The purpose of today's decision by the FTC is to allow tax debt relief firms a little more time to present the facts of their case
Greensboro, NC (Vocus) October 27, 2010
Tax debt relief firms can still collect fees in advance of services—for now. According to an announcement made Wednesday, the FTC has granted an exclusive reprieve to tax debt relief firms from an advance-fee ban that prohibits debt relief companies from charging fees before they settle customers’ debts.
The ban became effective Wednesday and is part of a broader FTC telemarketing sales rule intended to crack down on the deceptive practices of many debt relief companies, according to independent Web site easyIRS.com. For companies that sell other types of debt relief services over the phone, such as credit card debt, the advance-fee ban takes effect immediately.
“The purpose of today’s decision by the FTC is to allow tax debt relief firms a little more time to present the facts of their case,” said Jim Buttonow, a former IRS officer and cofounder of popular tax site easyIRS.com.
Leading up to the ban, some tax debt relief companies hired a lobbying firm, the National Policy Group, to question the FTC’s meaning behind the law—specifically whether tax debt is included under the rule. The FTC said it will consider their concerns.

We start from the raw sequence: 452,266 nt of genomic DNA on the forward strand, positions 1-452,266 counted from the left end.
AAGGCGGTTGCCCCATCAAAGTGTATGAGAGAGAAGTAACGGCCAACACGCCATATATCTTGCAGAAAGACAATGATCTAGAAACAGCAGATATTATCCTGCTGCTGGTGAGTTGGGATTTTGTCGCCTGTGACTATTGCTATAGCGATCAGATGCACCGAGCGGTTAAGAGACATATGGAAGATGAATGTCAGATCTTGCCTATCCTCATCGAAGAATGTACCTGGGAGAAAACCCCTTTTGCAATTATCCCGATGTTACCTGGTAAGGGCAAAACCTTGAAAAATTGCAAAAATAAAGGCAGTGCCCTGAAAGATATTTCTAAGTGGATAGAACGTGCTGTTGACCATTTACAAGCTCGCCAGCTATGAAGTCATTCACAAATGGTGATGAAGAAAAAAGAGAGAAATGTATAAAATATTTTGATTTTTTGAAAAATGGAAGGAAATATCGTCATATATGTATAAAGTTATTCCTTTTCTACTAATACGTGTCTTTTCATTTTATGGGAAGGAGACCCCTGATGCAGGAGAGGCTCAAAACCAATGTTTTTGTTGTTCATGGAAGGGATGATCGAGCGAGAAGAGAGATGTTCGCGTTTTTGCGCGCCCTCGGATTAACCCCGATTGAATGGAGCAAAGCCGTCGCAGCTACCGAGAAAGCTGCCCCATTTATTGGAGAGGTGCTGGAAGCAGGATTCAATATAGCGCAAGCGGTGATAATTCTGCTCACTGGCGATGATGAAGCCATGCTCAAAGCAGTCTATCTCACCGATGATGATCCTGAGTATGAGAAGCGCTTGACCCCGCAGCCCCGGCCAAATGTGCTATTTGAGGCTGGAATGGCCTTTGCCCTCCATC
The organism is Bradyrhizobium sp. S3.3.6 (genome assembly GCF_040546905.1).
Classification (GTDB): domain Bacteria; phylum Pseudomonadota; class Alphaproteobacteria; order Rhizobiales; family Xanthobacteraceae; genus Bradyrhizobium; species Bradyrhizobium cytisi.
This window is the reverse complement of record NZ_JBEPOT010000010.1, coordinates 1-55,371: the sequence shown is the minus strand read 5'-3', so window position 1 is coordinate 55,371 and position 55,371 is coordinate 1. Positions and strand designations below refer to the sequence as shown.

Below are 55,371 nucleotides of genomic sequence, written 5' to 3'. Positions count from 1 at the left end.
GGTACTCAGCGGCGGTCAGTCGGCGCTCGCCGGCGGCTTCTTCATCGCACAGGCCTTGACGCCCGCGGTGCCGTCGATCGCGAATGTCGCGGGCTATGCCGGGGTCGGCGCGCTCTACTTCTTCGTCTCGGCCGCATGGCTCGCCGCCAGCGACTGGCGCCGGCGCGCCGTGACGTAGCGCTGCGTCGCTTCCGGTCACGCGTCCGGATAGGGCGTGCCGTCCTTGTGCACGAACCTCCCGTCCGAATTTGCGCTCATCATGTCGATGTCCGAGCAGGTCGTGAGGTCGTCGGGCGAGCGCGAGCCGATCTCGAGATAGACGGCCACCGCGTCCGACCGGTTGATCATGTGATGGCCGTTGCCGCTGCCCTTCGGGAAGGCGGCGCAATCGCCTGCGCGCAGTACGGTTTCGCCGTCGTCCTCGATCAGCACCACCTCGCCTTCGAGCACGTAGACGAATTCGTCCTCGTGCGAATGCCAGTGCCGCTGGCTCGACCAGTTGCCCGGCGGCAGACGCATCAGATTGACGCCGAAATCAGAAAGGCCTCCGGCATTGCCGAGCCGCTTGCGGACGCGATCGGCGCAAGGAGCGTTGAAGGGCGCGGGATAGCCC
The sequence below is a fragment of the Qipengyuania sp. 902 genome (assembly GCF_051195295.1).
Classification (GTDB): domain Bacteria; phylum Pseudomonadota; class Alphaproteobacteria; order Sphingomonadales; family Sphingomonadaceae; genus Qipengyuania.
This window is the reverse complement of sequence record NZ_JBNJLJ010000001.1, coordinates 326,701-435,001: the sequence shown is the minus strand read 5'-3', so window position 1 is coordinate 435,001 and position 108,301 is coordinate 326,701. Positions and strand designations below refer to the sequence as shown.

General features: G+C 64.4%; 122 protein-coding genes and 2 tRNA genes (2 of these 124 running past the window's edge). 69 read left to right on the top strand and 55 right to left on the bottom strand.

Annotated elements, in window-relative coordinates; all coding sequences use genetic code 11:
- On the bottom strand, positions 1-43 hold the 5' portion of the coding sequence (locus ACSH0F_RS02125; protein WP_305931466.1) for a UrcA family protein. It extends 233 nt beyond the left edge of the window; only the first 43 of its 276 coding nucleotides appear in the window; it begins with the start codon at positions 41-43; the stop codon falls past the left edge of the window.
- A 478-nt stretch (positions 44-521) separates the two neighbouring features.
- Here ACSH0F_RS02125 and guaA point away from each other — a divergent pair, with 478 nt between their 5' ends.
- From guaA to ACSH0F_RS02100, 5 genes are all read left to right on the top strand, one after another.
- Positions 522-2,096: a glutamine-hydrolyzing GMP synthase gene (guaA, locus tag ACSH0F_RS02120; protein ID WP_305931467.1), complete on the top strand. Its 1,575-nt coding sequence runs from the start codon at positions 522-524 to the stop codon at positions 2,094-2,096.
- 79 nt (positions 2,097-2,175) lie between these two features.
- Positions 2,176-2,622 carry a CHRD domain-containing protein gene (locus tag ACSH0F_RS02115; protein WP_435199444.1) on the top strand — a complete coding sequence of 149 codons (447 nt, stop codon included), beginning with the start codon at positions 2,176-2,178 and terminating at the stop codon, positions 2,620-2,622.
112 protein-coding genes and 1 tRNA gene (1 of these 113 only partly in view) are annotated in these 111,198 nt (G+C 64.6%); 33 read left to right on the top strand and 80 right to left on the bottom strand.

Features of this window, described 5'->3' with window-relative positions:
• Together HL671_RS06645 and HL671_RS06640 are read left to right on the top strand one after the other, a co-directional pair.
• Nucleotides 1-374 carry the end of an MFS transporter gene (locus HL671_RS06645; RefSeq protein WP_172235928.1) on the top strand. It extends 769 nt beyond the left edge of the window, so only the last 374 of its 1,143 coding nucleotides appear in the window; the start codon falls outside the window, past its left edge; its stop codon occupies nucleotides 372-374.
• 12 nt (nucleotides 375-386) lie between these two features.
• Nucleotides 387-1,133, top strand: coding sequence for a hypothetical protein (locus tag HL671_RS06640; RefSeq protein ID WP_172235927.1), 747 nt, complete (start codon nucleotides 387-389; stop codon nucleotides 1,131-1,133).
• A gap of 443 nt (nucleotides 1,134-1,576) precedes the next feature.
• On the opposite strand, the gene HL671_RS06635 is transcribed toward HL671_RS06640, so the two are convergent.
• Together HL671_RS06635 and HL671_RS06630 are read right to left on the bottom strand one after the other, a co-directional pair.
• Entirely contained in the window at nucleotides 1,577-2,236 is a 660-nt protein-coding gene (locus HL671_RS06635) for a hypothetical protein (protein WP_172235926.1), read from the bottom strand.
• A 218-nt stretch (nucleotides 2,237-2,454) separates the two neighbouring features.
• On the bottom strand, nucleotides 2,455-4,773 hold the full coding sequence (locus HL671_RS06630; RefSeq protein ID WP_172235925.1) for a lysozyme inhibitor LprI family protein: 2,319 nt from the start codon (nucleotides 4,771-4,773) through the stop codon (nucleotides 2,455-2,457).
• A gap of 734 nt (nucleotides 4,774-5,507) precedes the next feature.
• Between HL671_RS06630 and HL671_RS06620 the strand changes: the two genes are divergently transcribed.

“During the FTC’s education and outreach efforts earlier this month, some tax debt relief companies expressed uncertainty about whether the Rule applied to them. Specifically, they questioned whether tax debts are ‘unsecured,’ which would make them subject to the Rule,” the FTC said in its statement. “The FTC currently is considering these concerns, and until further notice, will defer enforcing the Rule with respect to … (tax debt relief services).”
One industry group reacted to the announcement Wednesday, emphasizing the need for a concerted industry response.
“While this is good news to tax problem resolution practitioners and a release from the uncertainty created by the new rule in recent weeks, it is not the end of the story,” said Lawrence Lawler, national director of the American Society of Tax Problem Solvers, in a society e-mail. “It is likely we will have to create and submit a bill that will govern our industry. Obviously, among a number of issues that will need to be covered within the bill is the necessity of charging fees in advance.”
The FTC also made clear that for tax debt relief companies, the ban on advance fees is the only provision open for review. Tax debt negotiation companies are still required to comply with the rest of the FTC rule, which calls for strict disclosures to customers and prohibits deceptive sales practices, according to the announcement.
Independent Web site easyIRS.com has been covering the FTC law’s implications on the tax debt relief industry from all angles. The site helps taxpayers to solve their own IRS problems online – without the need for high-priced representation.
It is a product of New River Innovation, a North Carolina-based software company that intends to do for tax problem solving what Intuit’s TurboTax™ has done for tax filing.
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